the sun sets gently, goodnight riviera

Personal Blog Nosh Magazine {Originally Published on Mommy Melee}

It’s a little after 5:30 and the sun is starting to give everything a rusty, magic glow. Green is greener. Blue is bluer. And half of Riviera Middle School is in ruins.

riviera

I knew about it, of course—racing the sun to get the light, to document the destruction before I forget, before it’s gone gone gone. I have my camera in the passenger seat. I pull up against the fence, crack the windows for my sons in the backseat, and step out onto the pavement.

Monsters in the parking lot. Two giant diggers. (The dinosaurs are eating the school, my son whispers.) The sun glints just right, a little flare of personality. A wink. I shiver and start taking pictures.

diggers

Gum on the seat, then my jeans, a jacket tied around my waist. Crying on the phone, please come and let me go home, the girls are so mean. I write a report on dachshunds. A boy in gifted class writes a song about the way I pick my nose. I know I’m not the only one who thinks about last year’s rape incident every time I march up the dingy stairwells. I have a boyfriend for three days in the hall. A high school student volunteers with the after school chorus program. Why don’t blondes use vibrators, he asks me. Because they chip their teeth. I don’t get the joke.

When I hear tires crunching on gravel, I turn, jittery. But it’s not the cops, it’s a woman in an old Neon. She climbs out of the car as if exhausted by the movement, exhales heavily and tells me, “I’ve been waiting for this day.”

“Oh.” It’s awkward. “I went to school here. In 1992.” I take another photo, trying to give her space.

“I taught here for twenty years. Do you remember me?”

I don’t. But her face is familiar. Tired. I shake my head apologetically.

She explains where her classroom is, hopeful, reaching for a connection, so I smile and nod. “Yes, I remember that.” But there’s nothing else to say. I’m glad to see the beast go. But I’m not celebrating. This is a funeral.

After a while, she walks back to her car. “Thank you for sharing this moment with me.”

When she leaves, it’s just me and the diggers. They linger in the parking lot, ominous and hungry. I keep my body between them and my boys in the car. As the traffic whisks by behind us, I take a few more pictures. Someone honks.

riviera_02_unfocus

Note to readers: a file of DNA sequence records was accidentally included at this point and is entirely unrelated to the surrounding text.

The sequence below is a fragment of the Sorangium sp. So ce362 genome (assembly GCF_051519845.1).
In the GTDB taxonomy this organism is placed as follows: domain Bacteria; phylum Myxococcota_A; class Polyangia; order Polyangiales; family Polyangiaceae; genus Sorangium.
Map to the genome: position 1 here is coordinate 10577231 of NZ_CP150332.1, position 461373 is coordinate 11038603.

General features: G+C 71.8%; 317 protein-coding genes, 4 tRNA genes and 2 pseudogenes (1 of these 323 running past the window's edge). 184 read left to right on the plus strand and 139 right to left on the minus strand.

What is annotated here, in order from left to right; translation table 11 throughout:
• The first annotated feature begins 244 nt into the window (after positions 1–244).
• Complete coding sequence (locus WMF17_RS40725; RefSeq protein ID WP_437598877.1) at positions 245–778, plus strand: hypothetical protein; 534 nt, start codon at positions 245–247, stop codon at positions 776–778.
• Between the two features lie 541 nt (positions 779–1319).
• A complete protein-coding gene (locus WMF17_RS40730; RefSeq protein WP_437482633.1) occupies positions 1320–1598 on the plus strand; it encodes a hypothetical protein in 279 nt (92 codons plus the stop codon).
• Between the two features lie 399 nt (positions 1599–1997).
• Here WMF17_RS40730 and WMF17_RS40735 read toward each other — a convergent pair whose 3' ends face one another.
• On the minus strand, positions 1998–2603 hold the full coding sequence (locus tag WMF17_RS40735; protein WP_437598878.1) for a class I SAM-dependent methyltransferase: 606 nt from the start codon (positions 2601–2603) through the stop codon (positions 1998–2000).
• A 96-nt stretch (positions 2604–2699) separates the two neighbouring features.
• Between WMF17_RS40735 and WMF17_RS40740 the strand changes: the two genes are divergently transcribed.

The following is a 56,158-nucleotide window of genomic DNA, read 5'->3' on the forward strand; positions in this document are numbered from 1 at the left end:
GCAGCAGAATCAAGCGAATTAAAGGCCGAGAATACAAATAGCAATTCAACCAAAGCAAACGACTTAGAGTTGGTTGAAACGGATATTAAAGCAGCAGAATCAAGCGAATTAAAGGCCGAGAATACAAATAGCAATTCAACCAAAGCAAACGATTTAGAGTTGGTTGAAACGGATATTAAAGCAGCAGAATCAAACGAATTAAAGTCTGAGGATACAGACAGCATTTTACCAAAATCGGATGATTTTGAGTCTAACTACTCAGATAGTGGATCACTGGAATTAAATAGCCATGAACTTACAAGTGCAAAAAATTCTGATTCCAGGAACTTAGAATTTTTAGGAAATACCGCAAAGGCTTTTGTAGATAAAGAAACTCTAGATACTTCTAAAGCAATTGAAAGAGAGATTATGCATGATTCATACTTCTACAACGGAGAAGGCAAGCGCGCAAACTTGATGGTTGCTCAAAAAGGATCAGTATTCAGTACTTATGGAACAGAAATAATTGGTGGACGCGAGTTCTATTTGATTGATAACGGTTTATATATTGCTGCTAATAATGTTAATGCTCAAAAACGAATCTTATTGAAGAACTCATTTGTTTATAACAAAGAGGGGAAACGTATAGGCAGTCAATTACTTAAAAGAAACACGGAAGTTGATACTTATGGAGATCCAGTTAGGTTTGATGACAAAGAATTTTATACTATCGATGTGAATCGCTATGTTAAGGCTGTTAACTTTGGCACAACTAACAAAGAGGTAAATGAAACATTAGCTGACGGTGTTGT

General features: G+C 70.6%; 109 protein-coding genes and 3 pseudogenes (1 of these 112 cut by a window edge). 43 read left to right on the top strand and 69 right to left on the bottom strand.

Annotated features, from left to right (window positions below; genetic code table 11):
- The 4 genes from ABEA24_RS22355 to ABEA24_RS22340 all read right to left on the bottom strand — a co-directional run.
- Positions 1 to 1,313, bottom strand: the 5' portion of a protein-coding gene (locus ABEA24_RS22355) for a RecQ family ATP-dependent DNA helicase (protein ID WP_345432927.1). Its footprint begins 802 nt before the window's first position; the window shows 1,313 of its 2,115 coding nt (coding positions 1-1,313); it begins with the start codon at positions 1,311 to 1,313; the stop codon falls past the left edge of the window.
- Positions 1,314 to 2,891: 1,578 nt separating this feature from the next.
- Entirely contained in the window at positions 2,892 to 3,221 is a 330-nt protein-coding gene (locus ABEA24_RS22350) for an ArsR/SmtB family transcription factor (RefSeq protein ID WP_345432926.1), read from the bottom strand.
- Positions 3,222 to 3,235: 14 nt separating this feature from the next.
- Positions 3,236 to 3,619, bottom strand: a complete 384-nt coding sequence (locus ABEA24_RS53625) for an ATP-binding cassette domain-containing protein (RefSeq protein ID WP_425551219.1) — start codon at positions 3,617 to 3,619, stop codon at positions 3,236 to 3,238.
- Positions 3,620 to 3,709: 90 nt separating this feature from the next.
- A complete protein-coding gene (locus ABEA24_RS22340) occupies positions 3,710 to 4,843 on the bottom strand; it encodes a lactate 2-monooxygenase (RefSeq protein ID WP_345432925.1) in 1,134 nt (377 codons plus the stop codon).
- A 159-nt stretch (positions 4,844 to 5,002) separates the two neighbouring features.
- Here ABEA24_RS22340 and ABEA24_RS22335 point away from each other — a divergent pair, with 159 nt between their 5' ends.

riviera_01

Focus. Unfocus. The fence. The ruins. The fence. The steps.

ruin

I trip on my backpack and fall on the sidewalk. It bleeds so much my mom thinks I have a gunshot wound. It leaves a perfectly round scar. I ride my bike to school, singing into the wind, licking my braces. I get my period during lunch break. Two girls push me in the bathroom, steal my jacket, and a few dollars from my pocket. My science teacher, handsome, says, “smile—you look like your dog just died.” I smile.

The boys aren’t sleeping, but they both stay quiet. The hair on my arms stands up and I abruptly turn the camera off, walk to my car, and drive away.

Editor’s Pick from Jennifer at Playgroups are No Place for Children.  I’ve been quietly reading Maria for several months now, usually too in awe to comment on her poignant essays.  She has a wonderful eloquence and ability to keep me reading.   Not only does she write for her personal blog, but her writing can also be found at Aiming Low, SexIs Magazine, Deep South Mom Blogs, and Your Mama Reviews.  And that’s not even the half of it, as she also designs for Sweet Blog Design .

You can read the original posts and see all the pictures of the destruction of Riviera Middle School.  Go ahead and subscribe to Maria’s blog.  You can also follow her on Twitter where she’s now well known getting Dooce to reply to her.

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4 Comments to “the sun sets gently, goodnight riviera”

  1. Karen Murphy says:

    Speechless. So lovely.

  2. It really is hard to comment. Because this is so poignant. There aren’t words really. I could feel what you were feeling and imagine what it would be like to watch a building that holds my stories…go away.

    Lovely post.

  3. Laurin says:

    I first read this not long after I found your blog and was completely wowed. I had a personal connection to it since my stepdaughters went to Riviera and we all spent so much time there. I emailed it to the girls and their mother, proud to say I “knew” the author. I’m really glad that’s now true!

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